If newly elected Council Chairman Andrew Touma’s obsession with limiting the speaker time at council meetings is any indication of where his legislative head is at, it’s going to be a long and tedious 2015.
As evidence of Mr. Touma’s “top of mind,” his resolution was both curious in its nature and frightening in its implication, the restraint of free speech.
First he wanted to limit speakers’ time to address the council from five minutes to three minutes. Then he changed it from three minutes to four minutes.
The facts are that Niagara Falls is in a bad way: financially, developmentally and socially. Due to those facts it’s an “all hands on deck” situation with the more ideas, the more voices, and the more sincere opinions the better for all.
We are troubled by the fact that as a first effort at lawmaking the new chairman of the City Council of Niagara Falls, Touma essentially said, “the first thing I need to do is keep people from talking too much at our meetings.”
This is not a good sign since it shows intent to limit talk, control the conversation, and fight transparency by intimidating (intentionally or not) well-intended residents from sharing thoughts and asking questions.
Are there faults with public speakers at public meetings? Of course. But this is America and open government is not without the occasional messy situation.
It does appear the chairman and his council majority have lost track of what the city’s problems are. That’s okay because the Reporter is here to remind the chairman and his majority what needs attention:
The city’s finances are in a shambles and no one understands the deficit, how it got there and how to repair it. The city continues to refuse to follow the state audit guidelines as delivered in June 2013.
The trash plan is garbage. It was rolled out nine months ago and it’s more confused today than it was when first rolled out. Just a few of the problems are the shape-shifting guidelines for trash pickup and recycling. The business community was overlooked and now the residents aren’t feeling the love as they wait for trash inspectors to cite them for violations of rules that are never written the same way twice.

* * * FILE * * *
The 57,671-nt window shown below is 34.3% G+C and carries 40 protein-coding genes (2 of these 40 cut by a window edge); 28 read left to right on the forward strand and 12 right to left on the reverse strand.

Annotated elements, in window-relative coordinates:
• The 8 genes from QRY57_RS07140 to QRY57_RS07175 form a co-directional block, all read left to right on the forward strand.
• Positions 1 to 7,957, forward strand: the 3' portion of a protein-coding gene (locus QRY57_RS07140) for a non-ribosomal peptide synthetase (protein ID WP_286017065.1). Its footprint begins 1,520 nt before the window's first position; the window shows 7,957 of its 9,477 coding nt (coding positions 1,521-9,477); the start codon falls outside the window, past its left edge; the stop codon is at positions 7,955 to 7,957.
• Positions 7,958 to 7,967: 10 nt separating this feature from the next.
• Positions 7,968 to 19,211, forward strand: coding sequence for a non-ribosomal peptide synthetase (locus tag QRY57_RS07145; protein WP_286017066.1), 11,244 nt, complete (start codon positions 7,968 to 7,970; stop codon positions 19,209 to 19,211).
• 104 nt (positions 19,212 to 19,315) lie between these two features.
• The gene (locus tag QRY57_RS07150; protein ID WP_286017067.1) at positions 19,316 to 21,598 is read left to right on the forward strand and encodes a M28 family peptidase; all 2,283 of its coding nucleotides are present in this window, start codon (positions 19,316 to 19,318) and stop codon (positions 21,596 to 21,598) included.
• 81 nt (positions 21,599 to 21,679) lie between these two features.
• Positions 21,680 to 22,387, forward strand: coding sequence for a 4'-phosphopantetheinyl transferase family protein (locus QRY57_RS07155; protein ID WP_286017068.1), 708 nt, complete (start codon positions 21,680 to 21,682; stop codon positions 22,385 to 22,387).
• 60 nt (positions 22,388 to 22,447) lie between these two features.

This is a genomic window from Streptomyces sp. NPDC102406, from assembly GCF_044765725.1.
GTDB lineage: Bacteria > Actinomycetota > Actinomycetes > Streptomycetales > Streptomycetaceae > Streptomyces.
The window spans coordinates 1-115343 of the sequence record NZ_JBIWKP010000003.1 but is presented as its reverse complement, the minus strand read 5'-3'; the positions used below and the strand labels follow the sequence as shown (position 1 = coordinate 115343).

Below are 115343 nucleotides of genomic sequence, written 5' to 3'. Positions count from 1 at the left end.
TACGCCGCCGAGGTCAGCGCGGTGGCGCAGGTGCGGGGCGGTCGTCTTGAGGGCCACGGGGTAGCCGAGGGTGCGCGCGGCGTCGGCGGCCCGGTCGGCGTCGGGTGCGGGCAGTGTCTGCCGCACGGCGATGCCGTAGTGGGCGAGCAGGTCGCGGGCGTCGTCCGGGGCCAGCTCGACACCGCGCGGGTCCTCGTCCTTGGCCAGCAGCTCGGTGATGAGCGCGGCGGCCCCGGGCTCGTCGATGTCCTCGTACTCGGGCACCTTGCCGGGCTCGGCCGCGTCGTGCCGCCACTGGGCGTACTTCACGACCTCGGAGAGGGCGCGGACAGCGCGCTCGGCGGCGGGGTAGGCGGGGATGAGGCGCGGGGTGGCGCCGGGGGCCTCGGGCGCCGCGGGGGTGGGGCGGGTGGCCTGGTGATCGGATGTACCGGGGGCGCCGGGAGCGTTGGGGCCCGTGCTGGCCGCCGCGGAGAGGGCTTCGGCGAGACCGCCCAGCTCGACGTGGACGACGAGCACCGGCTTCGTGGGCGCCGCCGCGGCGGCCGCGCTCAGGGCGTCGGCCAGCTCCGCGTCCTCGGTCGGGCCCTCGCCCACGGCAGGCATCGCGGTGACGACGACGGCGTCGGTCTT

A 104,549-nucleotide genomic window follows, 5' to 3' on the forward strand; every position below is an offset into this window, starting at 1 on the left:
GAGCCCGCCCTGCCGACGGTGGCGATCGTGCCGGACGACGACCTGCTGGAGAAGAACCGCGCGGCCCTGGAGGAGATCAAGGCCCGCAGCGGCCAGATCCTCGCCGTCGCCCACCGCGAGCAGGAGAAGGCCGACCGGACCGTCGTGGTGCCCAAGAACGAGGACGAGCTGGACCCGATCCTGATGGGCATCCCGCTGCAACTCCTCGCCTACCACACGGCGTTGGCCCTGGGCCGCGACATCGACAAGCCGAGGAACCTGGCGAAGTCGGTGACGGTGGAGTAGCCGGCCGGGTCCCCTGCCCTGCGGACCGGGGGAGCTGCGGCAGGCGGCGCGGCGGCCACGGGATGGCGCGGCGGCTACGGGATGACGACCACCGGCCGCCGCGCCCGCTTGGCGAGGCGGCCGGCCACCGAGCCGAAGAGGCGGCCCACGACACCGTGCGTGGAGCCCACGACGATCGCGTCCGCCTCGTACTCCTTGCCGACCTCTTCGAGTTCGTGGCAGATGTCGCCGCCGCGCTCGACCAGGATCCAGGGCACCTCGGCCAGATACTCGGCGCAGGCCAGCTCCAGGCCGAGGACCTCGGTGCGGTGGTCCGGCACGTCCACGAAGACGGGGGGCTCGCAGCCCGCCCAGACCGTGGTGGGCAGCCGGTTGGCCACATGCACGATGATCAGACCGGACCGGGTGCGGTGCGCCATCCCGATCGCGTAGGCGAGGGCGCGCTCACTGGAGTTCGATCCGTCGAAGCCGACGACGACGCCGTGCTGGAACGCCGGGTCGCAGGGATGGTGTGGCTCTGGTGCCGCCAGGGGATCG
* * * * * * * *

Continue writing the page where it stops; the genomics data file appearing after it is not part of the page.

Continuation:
Casino cash is dwindling and yet there is still no adopted plan as the revenue is tossed out the proverbial city hall window. Happily the council voted against handing $820,000 of it to the mayor’s NFC loan and grant program at Monday’s council meeting.
With a courthouse bearing an annual $2.4 million mortgage payment, we will soon have a $45 million train station coming on line with no allowance in the budget for operation and maintenance.
How did that happen?
Crime continues to haunt the streets and the average household income is the lowest in western New York.
Let’s not forget the condition of the streets, trees and parks and didn’t we just have our taxes raised?
Well, forget all of that because the one big, burning issue at city hall this year is the need to limit speaker time at council meetings.
Touma went from a plan to allow speakers to talk for five minutes to three minutes and then four minutes.
Now that this didn't pass, maybe Touma can make it four and half minutes before he gavels down the free speech of the people.